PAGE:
The most important thing is to communicate with the audience. It might be all show, all wallpaper, or all dance -- whatever the situation. Make sure it's the BEST choice for THAT moment in time, you won't get it back.

As far as breaks - in regular club dates, you HAVE to schmooze your customers, so breaks are every bit as important to the evening as the tunes. People want a hug or a story or just to see you up close (scary, huh?) Treat your crowd like family and you won't go wrong. Communication is PARAMOUNT. Watch, listen and THEN decide how to enhance the moment.
Another thing I do is pick rhythms, NOT songs. I determine what KIND of beat is needed next, and then find a song that fits the bill. Sometimes I'll even do a song that's not usually done in that style (like, Ipanema as a swing tune or whatever), just to have the right beat for the "pulse". Just another "hat" to wear! Add it to the collection!

Dnj
06-25-2002 08:21 PM

Dave,
I agree with you -- NO SET LIST at all. Just watch the room and play what it needs out of your repertoire, which should include a few songs with EVERY TYPE of Rhythm possible to satisfy everyone young and old.

ChicoBrasil
06-25-2002 08:41 PM

My set: Piano Bar and music background: 50x10 off
Great gigs:
- First block - light songs (Bossa, 8 and 16 beats, slow swings, slow rocks, light boleros) +/- 90x10 minutes.
- Second block -Heavy songs (Bigbands, salsa, mambo, samba, baion, lambada,
dance, disco, 60 & 70's rock) +/- 120X15 minutes.
- Third block - Very light songs (Slow ballads, new age) +/- 60 minutes.

A small secret: Music for off time: A very old cassette with much isssssssss, low volume and zero equalization / effects... -- Chico

DonM
06-25-2002 11:18 PM

I pretty much agree with everybody else. You have to "play it by ear." Tonight, for example, I started 10 minutes early, played for two hours, took a 5 minute break and played 2 1/2 more hours. They got their money's worth tonight!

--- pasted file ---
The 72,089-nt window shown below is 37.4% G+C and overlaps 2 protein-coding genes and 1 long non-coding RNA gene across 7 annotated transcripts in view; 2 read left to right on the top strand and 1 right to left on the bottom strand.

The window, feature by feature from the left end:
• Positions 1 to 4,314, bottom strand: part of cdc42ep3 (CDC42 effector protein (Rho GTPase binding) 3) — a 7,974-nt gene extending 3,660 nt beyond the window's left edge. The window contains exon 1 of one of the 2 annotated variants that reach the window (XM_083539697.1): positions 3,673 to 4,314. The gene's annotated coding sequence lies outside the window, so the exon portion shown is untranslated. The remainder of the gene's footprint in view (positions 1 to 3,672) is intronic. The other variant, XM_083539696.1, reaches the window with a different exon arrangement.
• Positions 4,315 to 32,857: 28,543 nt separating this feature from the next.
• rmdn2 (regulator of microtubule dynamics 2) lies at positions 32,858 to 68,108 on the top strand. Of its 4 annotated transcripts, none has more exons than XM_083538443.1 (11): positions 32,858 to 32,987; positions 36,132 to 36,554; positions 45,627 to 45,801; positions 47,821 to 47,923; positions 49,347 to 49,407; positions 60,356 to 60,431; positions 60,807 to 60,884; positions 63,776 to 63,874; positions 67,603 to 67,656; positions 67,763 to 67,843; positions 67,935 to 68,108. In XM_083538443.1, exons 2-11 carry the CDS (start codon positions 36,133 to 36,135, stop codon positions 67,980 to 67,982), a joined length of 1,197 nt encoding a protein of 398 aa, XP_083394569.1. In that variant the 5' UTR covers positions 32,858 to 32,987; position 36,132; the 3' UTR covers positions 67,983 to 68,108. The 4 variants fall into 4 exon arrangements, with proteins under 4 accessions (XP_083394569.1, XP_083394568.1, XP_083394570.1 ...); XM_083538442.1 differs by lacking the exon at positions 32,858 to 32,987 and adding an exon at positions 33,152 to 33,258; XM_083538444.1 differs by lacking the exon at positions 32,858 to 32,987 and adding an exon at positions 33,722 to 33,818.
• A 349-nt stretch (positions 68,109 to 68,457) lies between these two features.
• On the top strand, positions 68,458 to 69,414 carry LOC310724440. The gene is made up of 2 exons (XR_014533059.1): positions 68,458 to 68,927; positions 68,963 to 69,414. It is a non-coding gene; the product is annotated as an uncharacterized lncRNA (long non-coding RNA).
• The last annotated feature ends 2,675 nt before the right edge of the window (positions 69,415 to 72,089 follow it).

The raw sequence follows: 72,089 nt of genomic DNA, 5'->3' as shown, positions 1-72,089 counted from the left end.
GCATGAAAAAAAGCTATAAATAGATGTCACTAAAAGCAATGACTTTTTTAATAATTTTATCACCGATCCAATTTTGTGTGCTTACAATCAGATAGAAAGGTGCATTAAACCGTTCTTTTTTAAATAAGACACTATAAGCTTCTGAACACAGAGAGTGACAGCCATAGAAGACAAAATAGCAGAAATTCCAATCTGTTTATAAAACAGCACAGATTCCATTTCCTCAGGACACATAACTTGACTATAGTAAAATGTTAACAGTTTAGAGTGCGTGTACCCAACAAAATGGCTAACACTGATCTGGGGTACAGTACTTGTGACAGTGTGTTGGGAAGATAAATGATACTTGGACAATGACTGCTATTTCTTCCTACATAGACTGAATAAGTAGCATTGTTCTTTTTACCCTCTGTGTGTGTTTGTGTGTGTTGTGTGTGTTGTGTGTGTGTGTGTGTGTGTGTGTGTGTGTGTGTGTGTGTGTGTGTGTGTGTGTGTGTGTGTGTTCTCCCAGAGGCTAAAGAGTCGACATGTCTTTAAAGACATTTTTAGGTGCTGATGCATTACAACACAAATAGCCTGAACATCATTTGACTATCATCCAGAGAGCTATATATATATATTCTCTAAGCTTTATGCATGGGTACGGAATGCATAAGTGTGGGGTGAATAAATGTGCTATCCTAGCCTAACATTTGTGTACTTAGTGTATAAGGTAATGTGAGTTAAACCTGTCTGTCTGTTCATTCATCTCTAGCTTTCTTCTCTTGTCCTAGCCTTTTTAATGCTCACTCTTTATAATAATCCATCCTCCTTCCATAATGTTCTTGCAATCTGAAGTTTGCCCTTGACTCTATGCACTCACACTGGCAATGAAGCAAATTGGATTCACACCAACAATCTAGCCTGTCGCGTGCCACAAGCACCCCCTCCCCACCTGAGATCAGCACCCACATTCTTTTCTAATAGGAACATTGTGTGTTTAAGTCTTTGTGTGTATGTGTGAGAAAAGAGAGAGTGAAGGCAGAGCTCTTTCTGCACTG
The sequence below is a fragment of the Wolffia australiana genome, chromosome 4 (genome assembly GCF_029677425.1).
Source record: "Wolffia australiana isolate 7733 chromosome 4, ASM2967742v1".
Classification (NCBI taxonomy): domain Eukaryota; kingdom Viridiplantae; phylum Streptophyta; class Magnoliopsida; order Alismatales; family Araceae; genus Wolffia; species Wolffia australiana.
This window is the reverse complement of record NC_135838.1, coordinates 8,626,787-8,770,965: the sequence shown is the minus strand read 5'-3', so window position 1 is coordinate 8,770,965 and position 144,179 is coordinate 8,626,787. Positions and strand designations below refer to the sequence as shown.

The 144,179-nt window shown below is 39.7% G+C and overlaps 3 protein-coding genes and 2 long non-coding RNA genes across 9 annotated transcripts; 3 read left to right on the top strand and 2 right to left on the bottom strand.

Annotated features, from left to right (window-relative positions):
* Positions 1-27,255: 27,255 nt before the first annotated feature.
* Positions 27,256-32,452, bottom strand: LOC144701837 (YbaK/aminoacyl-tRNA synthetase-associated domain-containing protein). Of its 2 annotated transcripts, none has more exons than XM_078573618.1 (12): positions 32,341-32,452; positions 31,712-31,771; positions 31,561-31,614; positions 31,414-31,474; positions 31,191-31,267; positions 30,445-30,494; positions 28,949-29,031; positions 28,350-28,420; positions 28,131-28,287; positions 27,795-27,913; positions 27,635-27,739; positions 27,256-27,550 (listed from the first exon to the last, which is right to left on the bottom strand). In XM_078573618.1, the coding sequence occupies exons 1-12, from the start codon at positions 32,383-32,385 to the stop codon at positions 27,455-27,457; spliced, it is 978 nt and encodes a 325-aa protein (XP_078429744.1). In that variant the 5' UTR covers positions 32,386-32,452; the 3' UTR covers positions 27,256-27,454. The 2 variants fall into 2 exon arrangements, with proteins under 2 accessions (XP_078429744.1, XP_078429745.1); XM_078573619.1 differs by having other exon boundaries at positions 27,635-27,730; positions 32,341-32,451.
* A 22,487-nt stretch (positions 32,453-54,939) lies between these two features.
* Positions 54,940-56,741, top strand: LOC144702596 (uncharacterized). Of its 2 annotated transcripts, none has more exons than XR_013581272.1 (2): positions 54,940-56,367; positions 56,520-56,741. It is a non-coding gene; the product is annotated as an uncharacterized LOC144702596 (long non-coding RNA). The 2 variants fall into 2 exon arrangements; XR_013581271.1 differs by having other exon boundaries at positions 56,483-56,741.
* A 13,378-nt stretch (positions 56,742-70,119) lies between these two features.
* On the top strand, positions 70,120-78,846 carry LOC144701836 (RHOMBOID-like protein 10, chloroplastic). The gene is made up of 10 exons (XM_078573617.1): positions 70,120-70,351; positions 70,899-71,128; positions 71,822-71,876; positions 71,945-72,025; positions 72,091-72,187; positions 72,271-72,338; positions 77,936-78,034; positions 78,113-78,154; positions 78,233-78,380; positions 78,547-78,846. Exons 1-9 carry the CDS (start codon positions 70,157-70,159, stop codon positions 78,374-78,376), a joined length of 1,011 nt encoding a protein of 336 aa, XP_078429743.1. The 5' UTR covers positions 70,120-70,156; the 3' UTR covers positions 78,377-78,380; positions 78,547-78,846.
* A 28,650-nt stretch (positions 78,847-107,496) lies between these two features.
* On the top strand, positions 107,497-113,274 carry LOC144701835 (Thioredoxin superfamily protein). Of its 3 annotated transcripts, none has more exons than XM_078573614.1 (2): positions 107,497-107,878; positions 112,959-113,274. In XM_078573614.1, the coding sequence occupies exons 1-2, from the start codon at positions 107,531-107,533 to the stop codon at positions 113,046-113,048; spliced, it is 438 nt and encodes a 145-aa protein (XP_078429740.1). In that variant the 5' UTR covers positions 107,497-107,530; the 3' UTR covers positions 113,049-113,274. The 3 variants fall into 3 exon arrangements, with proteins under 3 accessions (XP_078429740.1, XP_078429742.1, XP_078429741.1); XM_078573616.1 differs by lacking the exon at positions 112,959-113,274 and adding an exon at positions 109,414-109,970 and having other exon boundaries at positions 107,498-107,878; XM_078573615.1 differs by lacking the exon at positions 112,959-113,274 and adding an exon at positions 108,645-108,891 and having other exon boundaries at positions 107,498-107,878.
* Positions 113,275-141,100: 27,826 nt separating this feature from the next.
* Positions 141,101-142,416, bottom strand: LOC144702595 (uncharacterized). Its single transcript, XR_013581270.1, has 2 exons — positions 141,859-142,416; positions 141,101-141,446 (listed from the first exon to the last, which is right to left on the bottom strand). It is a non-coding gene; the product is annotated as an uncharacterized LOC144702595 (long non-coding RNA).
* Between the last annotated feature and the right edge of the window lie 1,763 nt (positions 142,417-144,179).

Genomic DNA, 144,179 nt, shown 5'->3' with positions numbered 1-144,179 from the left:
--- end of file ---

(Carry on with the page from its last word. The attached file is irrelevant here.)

Who knows, tomorrow might be totally different. I have the piano bar job from 5-8, then across town to a different motel at 8:30. Everything is all set up at both places so no real problem other than stamina. -- DonM

tony mads usa
06-26-2002 01:06 PM

It's easy to tell we've got some experienced 'giggers' around here.

Set list -- NO WAY ... list of tunes by tempo, yes, but this, too, could be varied as mentioned by UD above ('Girl From Iwo Jima' as a swing instead if bossa.)

I agree that each gig is unto itself, and we have to "read the lines" as they develop. I've done the piano bar/lounge, (which I still enjoy A LOT!!!), where some nights I've played 4 1/2 - 5 hours straight through, and other nights was told by the owner that I may as well pack it up after 2 - 2 1/2 hours, because the place was DEAD. If you're in a place for any length of time, it all evens out.

As to "What to play," also depends on the venue and the crowd. The lounge crowd doesn't look as much for the "line-dance" set as a wedding crowd would. But again, you have to get the "sense" of what they are looking for. AND some bites you will bust your butt answering requests, keeping them on the dance floor, tolerate the "singer" in the crowd, and walk out with nothing more than your bite's pay. Other times, you think people couldn't care less about what you were playing, and the tips are overflowing. Speaking of tips, in a lounge setting, do you guys put "seed money" into whatever it is you're using for tips?

Whatever the situation, I love this stuff, especially when I'm on my way home after a gig, thinking .... "to think I get PAID to do this.."
-- t.

DonM
06-26-2002 01:12 PM

I do seed the pot. I have a jar on which I put a sign that says: "Needy Musicians Fund, Give Until It Hurts" -- DonM